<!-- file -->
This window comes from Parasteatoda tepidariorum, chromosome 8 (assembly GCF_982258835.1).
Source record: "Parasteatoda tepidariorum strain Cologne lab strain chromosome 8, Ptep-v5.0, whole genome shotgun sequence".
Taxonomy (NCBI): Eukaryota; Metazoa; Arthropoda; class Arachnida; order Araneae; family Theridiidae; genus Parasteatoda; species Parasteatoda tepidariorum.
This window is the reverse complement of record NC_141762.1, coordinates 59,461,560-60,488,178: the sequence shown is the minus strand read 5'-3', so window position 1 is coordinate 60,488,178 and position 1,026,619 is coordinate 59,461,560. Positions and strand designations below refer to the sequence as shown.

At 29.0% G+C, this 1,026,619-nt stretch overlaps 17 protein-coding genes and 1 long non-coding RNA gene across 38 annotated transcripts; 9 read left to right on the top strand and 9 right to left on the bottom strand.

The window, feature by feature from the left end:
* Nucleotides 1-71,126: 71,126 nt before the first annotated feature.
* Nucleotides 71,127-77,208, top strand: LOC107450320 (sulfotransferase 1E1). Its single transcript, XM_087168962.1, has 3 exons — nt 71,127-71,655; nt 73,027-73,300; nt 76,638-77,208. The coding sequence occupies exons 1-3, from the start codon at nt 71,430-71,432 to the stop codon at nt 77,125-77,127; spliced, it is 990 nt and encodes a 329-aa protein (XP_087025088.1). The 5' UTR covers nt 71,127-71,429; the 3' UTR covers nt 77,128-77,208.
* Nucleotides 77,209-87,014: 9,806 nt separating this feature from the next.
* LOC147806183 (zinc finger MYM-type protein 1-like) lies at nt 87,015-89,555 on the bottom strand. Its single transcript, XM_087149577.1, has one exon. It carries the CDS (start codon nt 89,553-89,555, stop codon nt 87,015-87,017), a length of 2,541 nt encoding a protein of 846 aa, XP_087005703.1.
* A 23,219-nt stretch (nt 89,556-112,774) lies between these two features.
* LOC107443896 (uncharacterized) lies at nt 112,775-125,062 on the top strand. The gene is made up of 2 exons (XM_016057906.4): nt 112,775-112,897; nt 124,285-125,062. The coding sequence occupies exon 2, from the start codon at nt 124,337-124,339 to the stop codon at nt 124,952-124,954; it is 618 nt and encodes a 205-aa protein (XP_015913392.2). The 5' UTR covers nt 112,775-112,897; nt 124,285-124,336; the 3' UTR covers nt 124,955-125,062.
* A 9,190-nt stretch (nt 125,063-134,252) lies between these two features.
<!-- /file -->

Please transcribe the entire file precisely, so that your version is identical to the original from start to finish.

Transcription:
This window comes from Parasteatoda tepidariorum, chromosome 8 (assembly GCF_982258835.1).
Source record: "Parasteatoda tepidariorum strain Cologne lab strain chromosome 8, Ptep-v5.0, whole genome shotgun sequence".
Taxonomy (NCBI): Eukaryota; Metazoa; Arthropoda; class Arachnida; order Araneae; family Theridiidae; genus Parasteatoda; species Parasteatoda tepidariorum.
This window is the reverse complement of record NC_141762.1, coordinates 59,461,560-60,488,178: the sequence shown is the minus strand read 5'-3', so window position 1 is coordinate 60,488,178 and position 1,026,619 is coordinate 59,461,560. Positions and strand designations below refer to the sequence as shown.

At 29.0% G+C, this 1,026,619-nt stretch overlaps 17 protein-coding genes and 1 long non-coding RNA gene across 38 annotated transcripts; 9 read left to right on the top strand and 9 right to left on the bottom strand.

The window, feature by feature from the left end:
* Nucleotides 1-71,126: 71,126 nt before the first annotated feature.
* Nucleotides 71,127-77,208, top strand: LOC107450320 (sulfotransferase 1E1). Its single transcript, XM_087168962.1, has 3 exons — nt 71,127-71,655; nt 73,027-73,300; nt 76,638-77,208. The coding sequence occupies exons 1-3, from the start codon at nt 71,430-71,432 to the stop codon at nt 77,125-77,127; spliced, it is 990 nt and encodes a 329-aa protein (XP_087025088.1). The 5' UTR covers nt 71,127-71,429; the 3' UTR covers nt 77,128-77,208.
* Nucleotides 77,209-87,014: 9,806 nt separating this feature from the next.
* LOC147806183 (zinc finger MYM-type protein 1-like) lies at nt 87,015-89,555 on the bottom strand. Its single transcript, XM_087149577.1, has one exon. It carries the CDS (start codon nt 89,553-89,555, stop codon nt 87,015-87,017), a length of 2,541 nt encoding a protein of 846 aa, XP_087005703.1.
* A 23,219-nt stretch (nt 89,556-112,774) lies between these two features.
* LOC107443896 (uncharacterized) lies at nt 112,775-125,062 on the top strand. The gene is made up of 2 exons (XM_016057906.4): nt 112,775-112,897; nt 124,285-125,062. The coding sequence occupies exon 2, from the start codon at nt 124,337-124,339 to the stop codon at nt 124,952-124,954; it is 618 nt and encodes a 205-aa protein (XP_015913392.2). The 5' UTR covers nt 112,775-112,897; nt 124,285-124,336; the 3' UTR covers nt 124,955-125,062.
* A 9,190-nt stretch (nt 125,063-134,252) lies between these two features.